We’re sitting in the women’s hospital waiting room where I’m nervously awaiting bloodwork from the lab in the lobby. I’ve had to bring Jude with me because I really didn’t want to call anyone to explain what I was doing. So there we sat.
“I need to go potty. Can I go by myself?”
My eyes shifted from the couple in front of me with the only-days-old baby who were also waiting for the lab to the single restrooms only about 20 feet from where I was sitting. Mentally calculating if he’d be fine going alone.
The clock ticked on a few minutes longer when all of a sudden, a light over the bathroom door starts blinking furiously and the siren goes off. EMERGENCY!
I knew IMMEDIATELY what had happened and mentally slapped my forehead. I rushed to the bathroom door as a legion of nurses comes flooding from God only knows where, assuming that some poor pregnant woman has toppled off the toilet in a “Help I’ve fallen and I can’t get up” kind of moment and yanked the emergency cord. We all arrive at the door at the same time, and I open it to find white-as-a-sheet Jude standing there, eyes huge as saucers, and he’s muttering, “All I did was pull the cord!” (pause) “Mommy, why is there a cord in the bathroom?”
Dear Lord in heaven. I didn’t know whether to laugh, cry, or beg the floor to swallow me up. I found myself apologizing to the nurses profusely and then lead poor terrified Jude back to our seats. I then began to laugh because really, what else can you do? He was white as a ghost for a good 5 minutes. And then they called me back for bloodwork and Jude asked if he could see my blood.
Because of course he wants to see the blood. He’s such a boy.
Overall it was perfect comic relief for what otherwise was an extremely tense moment for me. God bless Jude, you know? The day before this particular event, I had finally gotten a very faint positive line on a home pregnancy test after months of Clomid and bloodwork for thyroid issues and emotional roller coasters and all that hullaballoo. I sucked my breath in and felt cautiously optimistic, allowing myself only minimal glee. But I also felt an overwhelming sense of fear. I knew I needed to call the doctor’s office, but I couldn’t bring myself to do it. The next morning, I called my parents and blurted out all of it. My Dad told me I needed to face up – call the doctor. I was brave, he said. I’ve faced harder things. I could do this. So I did.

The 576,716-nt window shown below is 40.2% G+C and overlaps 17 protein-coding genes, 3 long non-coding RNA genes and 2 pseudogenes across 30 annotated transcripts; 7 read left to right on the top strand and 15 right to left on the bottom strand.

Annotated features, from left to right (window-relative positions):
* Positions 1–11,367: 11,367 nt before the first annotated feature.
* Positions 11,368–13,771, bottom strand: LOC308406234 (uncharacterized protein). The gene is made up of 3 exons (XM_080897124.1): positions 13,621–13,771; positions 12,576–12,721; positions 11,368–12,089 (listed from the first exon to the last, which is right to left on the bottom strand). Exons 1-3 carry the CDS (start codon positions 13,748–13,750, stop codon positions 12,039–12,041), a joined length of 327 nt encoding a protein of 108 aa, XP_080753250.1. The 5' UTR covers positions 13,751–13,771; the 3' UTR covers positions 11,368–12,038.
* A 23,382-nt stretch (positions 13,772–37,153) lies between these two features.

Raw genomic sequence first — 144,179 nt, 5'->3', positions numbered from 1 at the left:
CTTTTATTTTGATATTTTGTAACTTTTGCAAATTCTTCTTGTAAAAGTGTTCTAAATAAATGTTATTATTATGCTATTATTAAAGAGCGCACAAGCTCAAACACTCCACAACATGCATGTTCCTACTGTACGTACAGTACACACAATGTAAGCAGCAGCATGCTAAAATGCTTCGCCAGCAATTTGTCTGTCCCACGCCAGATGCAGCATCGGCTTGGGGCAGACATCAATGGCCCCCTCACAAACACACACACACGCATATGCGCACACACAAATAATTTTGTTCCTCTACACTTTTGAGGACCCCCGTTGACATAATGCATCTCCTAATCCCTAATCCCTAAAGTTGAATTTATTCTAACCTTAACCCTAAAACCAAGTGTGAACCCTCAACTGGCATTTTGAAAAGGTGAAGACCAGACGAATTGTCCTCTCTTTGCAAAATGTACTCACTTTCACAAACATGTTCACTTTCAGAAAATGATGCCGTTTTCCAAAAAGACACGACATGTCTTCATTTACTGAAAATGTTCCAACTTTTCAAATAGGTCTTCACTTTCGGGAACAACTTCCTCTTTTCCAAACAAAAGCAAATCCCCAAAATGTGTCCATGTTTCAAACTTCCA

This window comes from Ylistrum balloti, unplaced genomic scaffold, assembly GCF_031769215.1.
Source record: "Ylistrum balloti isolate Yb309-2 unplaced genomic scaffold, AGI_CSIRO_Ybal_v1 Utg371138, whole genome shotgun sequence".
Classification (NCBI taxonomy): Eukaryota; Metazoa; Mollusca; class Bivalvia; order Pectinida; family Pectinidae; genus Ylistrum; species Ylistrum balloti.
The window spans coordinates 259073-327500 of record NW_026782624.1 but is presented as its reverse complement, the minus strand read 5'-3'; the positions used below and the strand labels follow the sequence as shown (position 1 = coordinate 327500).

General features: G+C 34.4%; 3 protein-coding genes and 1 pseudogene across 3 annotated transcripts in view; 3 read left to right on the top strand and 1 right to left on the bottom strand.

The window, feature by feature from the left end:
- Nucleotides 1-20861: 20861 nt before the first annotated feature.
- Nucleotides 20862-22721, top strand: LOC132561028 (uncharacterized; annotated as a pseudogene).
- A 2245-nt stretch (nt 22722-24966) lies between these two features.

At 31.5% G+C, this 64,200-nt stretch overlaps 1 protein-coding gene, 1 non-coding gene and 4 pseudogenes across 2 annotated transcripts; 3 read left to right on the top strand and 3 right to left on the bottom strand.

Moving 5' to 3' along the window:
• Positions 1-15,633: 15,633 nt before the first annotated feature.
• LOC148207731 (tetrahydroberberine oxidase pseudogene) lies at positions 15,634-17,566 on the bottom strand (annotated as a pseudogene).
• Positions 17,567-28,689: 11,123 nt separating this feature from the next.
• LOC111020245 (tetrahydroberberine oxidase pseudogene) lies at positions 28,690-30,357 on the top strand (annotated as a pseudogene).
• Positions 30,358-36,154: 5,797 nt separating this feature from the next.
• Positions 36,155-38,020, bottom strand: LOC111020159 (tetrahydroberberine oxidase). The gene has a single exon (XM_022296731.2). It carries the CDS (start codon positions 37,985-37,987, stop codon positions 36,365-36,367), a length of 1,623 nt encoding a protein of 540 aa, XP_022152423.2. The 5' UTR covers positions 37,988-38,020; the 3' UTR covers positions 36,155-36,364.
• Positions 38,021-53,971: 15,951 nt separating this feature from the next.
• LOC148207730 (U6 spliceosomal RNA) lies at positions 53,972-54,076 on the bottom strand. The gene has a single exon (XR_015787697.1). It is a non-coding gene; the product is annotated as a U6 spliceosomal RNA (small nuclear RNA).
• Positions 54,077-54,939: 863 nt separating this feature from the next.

I was frankly extremely scared that the experiences of last summer would repeat themselves. Which, inevitably, they did. Only a few days later, I started bleeding, which I knew was coming because the bloodwork numbers were so abysmally low.
In a way, I’m relieved to be heading on to the fertility specialist. Having fertility issues is no big surprise, in a way. I knew after all the surgery I’ve had that having fertility problems would be a 50/50 kind of deal. But that doesn’t make it suck any less, you know? I don’t know why it is that survival of the species clearly isn’t our forte over here. Why the heck does this have to be so hard?
I have no big answers here. Shaken faith? Yeah. I can be transparent enough to admit that. But I’m going to keep on going because I know we’re not through over here yet. And I’m going to open my mouth and talk about it because when we let our voices be heard about difficult stuff, we can soften our own pain and aloneness. I’m not the first to deal with this, and I certainly won’t be the last.
I will find joy despite my circumstances.